- Gambling already has a presence in Maine, with two commercial casinos in operation
- Gambling lobbyists are spending to push through new laws
- Some are pushing for legal sports betting and online gambling
- This would generate millions for the state each year
History of gambling in Maine
Harness racing has long been a popular activity in Maine and betting on these races has been legal since the 1950s. The two tracks in the state are the Hollywood Racetrack and Scarborough Downs. Both have been allowed to add slot machines to their facilities to help them continue their operations.
The state lottery has been in operation since 1974 and is still popular. It offers inter-state and New England-only games also. As a result of the Indian Regulatory Gambling Act of 1988, two high-stakes bingo casinos are operating on tribal reservation land. The tribes have been pushing in recent years for the ability to open fully operational casinos.
A state referendum in 2010 gave the go-ahead for two commercial casinos in the state. These are the Oxford Country Casino, which opened in 2012, and the Hollywood Bangor Casino, which opened in 2013.
Poker is offered at these casinos, along with the usual slot machines and table games. With online gambling and sports betting gaining popularity across the country, there is a lot of focus now in Maine on the expansion of gambling laws.
Push for gambling expansion
Several different groups want gambling laws expanded in Maine, from tribes that want to open proper casinos to those backing sports betting and online gambling. Therefore, it makes sense that significant amounts of money are going into lobbying efforts.
Gambling lobbyists are among the biggest spenders in Maine, along with utility, marijuana, and tobacco companies. Lobbyists spent about $2.8m (£2.1m) in 2018.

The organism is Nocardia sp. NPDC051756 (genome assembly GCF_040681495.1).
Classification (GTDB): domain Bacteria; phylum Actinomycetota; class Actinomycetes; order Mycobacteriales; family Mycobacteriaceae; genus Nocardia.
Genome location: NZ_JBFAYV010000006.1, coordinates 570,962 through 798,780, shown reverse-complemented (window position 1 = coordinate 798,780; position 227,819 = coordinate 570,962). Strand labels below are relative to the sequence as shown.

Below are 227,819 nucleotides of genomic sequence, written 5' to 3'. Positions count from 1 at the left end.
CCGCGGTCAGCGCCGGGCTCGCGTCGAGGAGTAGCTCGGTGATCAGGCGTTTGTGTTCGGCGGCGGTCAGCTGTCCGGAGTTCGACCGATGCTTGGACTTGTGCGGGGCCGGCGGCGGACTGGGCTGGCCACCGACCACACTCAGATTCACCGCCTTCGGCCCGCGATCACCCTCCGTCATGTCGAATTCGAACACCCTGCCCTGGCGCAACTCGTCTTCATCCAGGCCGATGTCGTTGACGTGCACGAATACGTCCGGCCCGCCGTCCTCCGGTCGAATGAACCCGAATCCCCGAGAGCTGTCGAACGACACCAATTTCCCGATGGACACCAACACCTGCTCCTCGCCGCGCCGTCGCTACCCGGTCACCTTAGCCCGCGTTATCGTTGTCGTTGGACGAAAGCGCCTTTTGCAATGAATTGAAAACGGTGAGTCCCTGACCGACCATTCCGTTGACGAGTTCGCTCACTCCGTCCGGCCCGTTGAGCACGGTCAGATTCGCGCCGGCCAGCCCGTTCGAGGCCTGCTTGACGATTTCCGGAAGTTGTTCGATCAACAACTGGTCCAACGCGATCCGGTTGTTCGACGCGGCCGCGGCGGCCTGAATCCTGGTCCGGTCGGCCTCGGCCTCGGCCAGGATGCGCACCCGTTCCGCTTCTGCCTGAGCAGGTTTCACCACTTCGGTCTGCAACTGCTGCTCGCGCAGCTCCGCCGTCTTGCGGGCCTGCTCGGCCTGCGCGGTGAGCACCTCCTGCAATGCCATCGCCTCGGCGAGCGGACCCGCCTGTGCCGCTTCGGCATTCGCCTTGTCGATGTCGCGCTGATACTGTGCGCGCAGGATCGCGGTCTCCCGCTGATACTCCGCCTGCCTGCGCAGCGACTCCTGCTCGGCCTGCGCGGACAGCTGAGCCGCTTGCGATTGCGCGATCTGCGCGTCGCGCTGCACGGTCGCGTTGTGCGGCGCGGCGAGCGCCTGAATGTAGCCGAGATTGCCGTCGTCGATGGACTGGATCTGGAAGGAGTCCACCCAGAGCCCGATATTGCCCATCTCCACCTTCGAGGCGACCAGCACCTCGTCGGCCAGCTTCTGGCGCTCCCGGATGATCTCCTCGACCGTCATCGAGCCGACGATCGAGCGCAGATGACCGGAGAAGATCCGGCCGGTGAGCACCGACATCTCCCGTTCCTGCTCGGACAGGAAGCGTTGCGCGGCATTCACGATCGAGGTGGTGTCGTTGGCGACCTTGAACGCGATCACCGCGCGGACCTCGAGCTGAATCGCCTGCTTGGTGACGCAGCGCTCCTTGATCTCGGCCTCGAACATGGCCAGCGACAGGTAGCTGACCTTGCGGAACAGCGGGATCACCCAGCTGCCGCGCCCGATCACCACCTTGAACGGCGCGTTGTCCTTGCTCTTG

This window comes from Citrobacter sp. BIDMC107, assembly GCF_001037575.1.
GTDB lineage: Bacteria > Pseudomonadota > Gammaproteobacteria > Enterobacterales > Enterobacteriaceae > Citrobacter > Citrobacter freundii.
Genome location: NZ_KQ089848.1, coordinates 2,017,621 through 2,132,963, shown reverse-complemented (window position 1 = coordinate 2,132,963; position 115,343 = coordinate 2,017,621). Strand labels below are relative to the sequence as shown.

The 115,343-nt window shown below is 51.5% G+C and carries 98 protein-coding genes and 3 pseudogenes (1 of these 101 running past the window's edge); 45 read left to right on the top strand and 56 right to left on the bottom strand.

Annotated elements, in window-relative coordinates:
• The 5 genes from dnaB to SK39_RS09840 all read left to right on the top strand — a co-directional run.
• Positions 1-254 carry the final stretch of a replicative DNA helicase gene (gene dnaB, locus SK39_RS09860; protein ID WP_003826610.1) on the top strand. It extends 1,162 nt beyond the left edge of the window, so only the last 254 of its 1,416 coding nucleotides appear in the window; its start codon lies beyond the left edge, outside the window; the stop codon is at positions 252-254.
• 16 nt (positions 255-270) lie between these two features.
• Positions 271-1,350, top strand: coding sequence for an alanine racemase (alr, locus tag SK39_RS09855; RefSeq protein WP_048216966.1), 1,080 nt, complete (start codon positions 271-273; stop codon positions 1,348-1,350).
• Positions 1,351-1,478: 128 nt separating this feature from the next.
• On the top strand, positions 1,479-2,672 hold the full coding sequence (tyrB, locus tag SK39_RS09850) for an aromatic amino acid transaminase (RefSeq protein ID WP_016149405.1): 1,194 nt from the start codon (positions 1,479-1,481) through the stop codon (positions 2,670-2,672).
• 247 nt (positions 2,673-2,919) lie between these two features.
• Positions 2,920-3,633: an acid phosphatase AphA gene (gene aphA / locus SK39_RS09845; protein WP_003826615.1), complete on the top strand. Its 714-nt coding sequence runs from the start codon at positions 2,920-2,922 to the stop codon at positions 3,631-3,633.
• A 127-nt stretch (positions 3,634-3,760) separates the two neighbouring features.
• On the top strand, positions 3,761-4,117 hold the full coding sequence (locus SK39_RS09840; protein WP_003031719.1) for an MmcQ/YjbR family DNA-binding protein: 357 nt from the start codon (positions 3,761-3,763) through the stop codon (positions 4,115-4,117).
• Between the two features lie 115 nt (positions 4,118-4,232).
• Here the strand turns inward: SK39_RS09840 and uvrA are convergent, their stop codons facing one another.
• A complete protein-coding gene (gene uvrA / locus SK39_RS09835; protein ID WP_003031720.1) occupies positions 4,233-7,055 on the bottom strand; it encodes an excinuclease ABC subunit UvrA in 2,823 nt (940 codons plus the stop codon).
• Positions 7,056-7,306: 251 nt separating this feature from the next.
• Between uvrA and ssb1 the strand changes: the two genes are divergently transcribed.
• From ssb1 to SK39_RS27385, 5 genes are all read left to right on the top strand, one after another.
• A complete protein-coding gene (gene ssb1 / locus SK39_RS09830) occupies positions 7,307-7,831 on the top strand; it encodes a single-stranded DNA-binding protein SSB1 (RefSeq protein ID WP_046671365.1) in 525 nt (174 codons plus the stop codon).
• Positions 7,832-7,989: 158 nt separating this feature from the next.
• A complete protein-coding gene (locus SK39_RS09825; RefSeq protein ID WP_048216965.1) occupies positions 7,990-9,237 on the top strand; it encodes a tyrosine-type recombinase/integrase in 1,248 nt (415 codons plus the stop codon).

One of the big focuses of the state government since the Democrats got control of both the House and the Senate in the November midterms is legalizing the sale of recreational marijuana.
Many note that Maine already offers most standard forms of gambling and believe that allowing sports betting is a logical step. Several sports betting bills have already been discussed.
Each of these bills has different provisions. Some call for giving licenses to the two commercial casinos while another would allow tribes to offer sports betting. There are also calls for online sports betting.
If sports betting is legalized, it would make Maine the second state in New England to do so, after Rhode Island. Eight states in the US already have legal sports betting and another 30 or so states have bills in the works. The focus for the Maine legislative is to cement in place a comprehensive framework for sports betting without rushing into any decisions.
State gains revenue from gambling
While sports betting would be given a warm welcome in the state, it would probably not be a massive driver of revenue. A sponsor of one of the bills, Representative Benjamin Collins, says that while sports betting would generate millions in the state, it would not reach the tens of millions mark. The state government already taxes the profits of the commercial casinos, which generates about $55m (£42m) in annual revenue.
The tribes are not particularly interested in sports betting across the US. There are slim margins and significant costs when setting up and operating a sportsbook.
While sports betting has been illegal in Maine for many years, there was a thriving underground market. In January, a Portland man was accused of operating one of the largest illegal sports betting operations in the state.
They estimate that he took in anywhere from $9m (£6.9m) to $12m (£9.2m) during the two decades or so that he was in business. He was sentenced to 15 months in federal prison after being convicted of filing a false tax return, money laundering, and unlawful gambling.